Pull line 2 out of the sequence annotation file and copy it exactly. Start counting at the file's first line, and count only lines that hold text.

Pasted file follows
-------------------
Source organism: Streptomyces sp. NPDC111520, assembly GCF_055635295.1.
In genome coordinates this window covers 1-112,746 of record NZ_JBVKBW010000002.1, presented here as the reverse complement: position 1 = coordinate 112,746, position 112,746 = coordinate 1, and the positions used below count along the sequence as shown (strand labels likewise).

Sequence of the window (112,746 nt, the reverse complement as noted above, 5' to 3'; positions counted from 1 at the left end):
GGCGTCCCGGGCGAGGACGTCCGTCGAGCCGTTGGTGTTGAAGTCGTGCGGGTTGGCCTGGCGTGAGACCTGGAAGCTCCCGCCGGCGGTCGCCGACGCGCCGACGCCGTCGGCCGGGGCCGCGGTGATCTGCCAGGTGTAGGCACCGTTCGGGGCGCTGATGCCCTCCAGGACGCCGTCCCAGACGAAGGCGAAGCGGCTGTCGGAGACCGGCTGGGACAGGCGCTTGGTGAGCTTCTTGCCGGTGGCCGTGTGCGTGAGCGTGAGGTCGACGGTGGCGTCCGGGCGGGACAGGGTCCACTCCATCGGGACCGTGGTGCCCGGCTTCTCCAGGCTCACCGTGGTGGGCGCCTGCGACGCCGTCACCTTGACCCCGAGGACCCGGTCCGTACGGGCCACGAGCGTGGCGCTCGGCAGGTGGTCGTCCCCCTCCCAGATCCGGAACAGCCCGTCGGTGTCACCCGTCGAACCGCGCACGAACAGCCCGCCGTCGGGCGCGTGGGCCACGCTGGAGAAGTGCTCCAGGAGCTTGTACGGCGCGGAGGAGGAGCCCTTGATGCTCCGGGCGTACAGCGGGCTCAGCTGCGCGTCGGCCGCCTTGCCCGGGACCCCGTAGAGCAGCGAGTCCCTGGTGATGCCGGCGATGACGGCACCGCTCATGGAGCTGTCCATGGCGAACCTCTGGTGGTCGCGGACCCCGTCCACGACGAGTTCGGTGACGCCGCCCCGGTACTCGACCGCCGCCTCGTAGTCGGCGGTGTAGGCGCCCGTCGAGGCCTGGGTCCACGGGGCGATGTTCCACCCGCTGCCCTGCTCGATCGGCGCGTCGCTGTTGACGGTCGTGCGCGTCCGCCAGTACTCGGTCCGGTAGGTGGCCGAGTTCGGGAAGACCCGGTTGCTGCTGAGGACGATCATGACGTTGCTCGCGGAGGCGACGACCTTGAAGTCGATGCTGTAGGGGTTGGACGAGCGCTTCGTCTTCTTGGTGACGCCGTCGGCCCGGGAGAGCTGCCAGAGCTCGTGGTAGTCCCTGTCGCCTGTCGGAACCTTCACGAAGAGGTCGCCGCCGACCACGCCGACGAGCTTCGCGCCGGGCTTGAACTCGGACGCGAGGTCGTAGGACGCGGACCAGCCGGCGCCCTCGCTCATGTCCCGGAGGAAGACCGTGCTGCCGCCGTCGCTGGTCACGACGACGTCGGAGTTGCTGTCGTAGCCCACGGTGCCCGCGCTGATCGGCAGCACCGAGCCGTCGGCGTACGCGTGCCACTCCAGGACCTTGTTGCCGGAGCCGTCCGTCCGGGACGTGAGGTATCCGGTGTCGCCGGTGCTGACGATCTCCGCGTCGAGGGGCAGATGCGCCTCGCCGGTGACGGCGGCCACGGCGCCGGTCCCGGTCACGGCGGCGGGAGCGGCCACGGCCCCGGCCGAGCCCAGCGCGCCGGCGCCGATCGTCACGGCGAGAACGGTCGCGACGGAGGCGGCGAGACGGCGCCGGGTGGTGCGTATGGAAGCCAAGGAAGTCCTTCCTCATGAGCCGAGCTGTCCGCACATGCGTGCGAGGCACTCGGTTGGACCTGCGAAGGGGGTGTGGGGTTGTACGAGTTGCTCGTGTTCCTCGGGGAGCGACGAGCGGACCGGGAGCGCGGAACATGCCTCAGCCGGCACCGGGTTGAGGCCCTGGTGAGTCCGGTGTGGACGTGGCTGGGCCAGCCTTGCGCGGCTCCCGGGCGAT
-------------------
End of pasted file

In genome coordinates this window covers 1-112,746 of record NZ_JBVKBW010000002.1, presented here as the reverse complement: position 1 = coordinate 112,746, position 112,746 = coordinate 1, and the positions used below count along the sequence as shown (strand labels likewise).